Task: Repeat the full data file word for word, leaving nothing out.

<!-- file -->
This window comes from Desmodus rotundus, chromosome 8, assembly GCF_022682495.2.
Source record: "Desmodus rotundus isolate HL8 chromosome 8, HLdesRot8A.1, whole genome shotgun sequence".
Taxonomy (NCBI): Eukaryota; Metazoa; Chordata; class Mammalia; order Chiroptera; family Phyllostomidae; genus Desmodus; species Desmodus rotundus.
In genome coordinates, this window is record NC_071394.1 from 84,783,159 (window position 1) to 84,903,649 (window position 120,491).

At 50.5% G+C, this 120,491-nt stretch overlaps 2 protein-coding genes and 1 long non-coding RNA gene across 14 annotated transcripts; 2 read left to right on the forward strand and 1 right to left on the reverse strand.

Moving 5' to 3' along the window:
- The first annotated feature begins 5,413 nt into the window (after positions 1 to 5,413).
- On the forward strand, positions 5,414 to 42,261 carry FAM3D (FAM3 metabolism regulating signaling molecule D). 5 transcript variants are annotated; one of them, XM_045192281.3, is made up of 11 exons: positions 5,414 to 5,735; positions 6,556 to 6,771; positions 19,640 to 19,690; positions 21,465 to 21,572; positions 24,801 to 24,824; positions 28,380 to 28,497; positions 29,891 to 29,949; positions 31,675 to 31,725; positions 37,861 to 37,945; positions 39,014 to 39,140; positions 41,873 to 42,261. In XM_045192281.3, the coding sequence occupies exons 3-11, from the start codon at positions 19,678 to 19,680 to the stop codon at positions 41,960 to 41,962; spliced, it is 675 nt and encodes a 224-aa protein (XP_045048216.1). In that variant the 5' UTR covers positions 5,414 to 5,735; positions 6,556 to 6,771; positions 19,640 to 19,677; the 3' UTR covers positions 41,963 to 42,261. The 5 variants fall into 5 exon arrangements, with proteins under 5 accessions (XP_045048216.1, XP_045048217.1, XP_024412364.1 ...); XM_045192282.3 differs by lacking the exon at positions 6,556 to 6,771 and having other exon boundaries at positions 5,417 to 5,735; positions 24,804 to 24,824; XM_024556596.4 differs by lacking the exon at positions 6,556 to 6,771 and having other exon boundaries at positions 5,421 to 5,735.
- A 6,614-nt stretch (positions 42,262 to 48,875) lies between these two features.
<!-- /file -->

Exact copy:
This window comes from Desmodus rotundus, chromosome 8, assembly GCF_022682495.2.
Source record: "Desmodus rotundus isolate HL8 chromosome 8, HLdesRot8A.1, whole genome shotgun sequence".
Taxonomy (NCBI): Eukaryota; Metazoa; Chordata; class Mammalia; order Chiroptera; family Phyllostomidae; genus Desmodus; species Desmodus rotundus.
In genome coordinates, this window is record NC_071394.1 from 84,783,159 (window position 1) to 84,903,649 (window position 120,491).

At 50.5% G+C, this 120,491-nt stretch overlaps 2 protein-coding genes and 1 long non-coding RNA gene across 14 annotated transcripts; 2 read left to right on the forward strand and 1 right to left on the reverse strand.

Moving 5' to 3' along the window:
- The first annotated feature begins 5,413 nt into the window (after positions 1 to 5,413).
- On the forward strand, positions 5,414 to 42,261 carry FAM3D (FAM3 metabolism regulating signaling molecule D). 5 transcript variants are annotated; one of them, XM_045192281.3, is made up of 11 exons: positions 5,414 to 5,735; positions 6,556 to 6,771; positions 19,640 to 19,690; positions 21,465 to 21,572; positions 24,801 to 24,824; positions 28,380 to 28,497; positions 29,891 to 29,949; positions 31,675 to 31,725; positions 37,861 to 37,945; positions 39,014 to 39,140; positions 41,873 to 42,261. In XM_045192281.3, the coding sequence occupies exons 3-11, from the start codon at positions 19,678 to 19,680 to the stop codon at positions 41,960 to 41,962; spliced, it is 675 nt and encodes a 224-aa protein (XP_045048216.1). In that variant the 5' UTR covers positions 5,414 to 5,735; positions 6,556 to 6,771; positions 19,640 to 19,677; the 3' UTR covers positions 41,963 to 42,261. The 5 variants fall into 5 exon arrangements, with proteins under 5 accessions (XP_045048216.1, XP_045048217.1, XP_024412364.1 ...); XM_045192282.3 differs by lacking the exon at positions 6,556 to 6,771 and having other exon boundaries at positions 5,417 to 5,735; positions 24,804 to 24,824; XM_024556596.4 differs by lacking the exon at positions 6,556 to 6,771 and having other exon boundaries at positions 5,421 to 5,735.
- A 6,614-nt stretch (positions 42,262 to 48,875) lies between these two features.